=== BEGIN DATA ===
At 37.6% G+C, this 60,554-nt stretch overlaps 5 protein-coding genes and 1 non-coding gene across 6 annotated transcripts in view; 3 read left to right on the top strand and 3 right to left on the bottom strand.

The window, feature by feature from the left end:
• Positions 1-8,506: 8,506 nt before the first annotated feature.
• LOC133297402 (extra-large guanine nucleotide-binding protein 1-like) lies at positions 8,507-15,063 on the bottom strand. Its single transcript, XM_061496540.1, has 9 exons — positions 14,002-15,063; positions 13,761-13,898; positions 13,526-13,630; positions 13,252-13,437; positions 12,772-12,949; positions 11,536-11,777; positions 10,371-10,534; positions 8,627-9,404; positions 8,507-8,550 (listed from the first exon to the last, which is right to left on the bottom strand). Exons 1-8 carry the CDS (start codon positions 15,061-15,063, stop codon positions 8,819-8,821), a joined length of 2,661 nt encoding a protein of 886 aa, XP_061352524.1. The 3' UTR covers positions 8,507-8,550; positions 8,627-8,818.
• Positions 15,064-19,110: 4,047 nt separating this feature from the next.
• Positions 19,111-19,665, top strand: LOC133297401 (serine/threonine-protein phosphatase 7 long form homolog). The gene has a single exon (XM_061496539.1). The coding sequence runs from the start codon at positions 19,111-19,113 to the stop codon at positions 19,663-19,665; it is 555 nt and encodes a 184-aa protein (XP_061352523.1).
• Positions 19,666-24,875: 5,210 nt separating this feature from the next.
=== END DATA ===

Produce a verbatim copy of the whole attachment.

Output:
At 37.6% G+C, this 60,554-nt stretch overlaps 5 protein-coding genes and 1 non-coding gene across 6 annotated transcripts in view; 3 read left to right on the top strand and 3 right to left on the bottom strand.

The window, feature by feature from the left end:
• Positions 1-8,506: 8,506 nt before the first annotated feature.
• LOC133297402 (extra-large guanine nucleotide-binding protein 1-like) lies at positions 8,507-15,063 on the bottom strand. Its single transcript, XM_061496540.1, has 9 exons — positions 14,002-15,063; positions 13,761-13,898; positions 13,526-13,630; positions 13,252-13,437; positions 12,772-12,949; positions 11,536-11,777; positions 10,371-10,534; positions 8,627-9,404; positions 8,507-8,550 (listed from the first exon to the last, which is right to left on the bottom strand). Exons 1-8 carry the CDS (start codon positions 15,061-15,063, stop codon positions 8,819-8,821), a joined length of 2,661 nt encoding a protein of 886 aa, XP_061352524.1. The 3' UTR covers positions 8,507-8,550; positions 8,627-8,818.
• Positions 15,064-19,110: 4,047 nt separating this feature from the next.
• Positions 19,111-19,665, top strand: LOC133297401 (serine/threonine-protein phosphatase 7 long form homolog). The gene has a single exon (XM_061496539.1). The coding sequence runs from the start codon at positions 19,111-19,113 to the stop codon at positions 19,663-19,665; it is 555 nt and encodes a 184-aa protein (XP_061352523.1).
• Positions 19,666-24,875: 5,210 nt separating this feature from the next.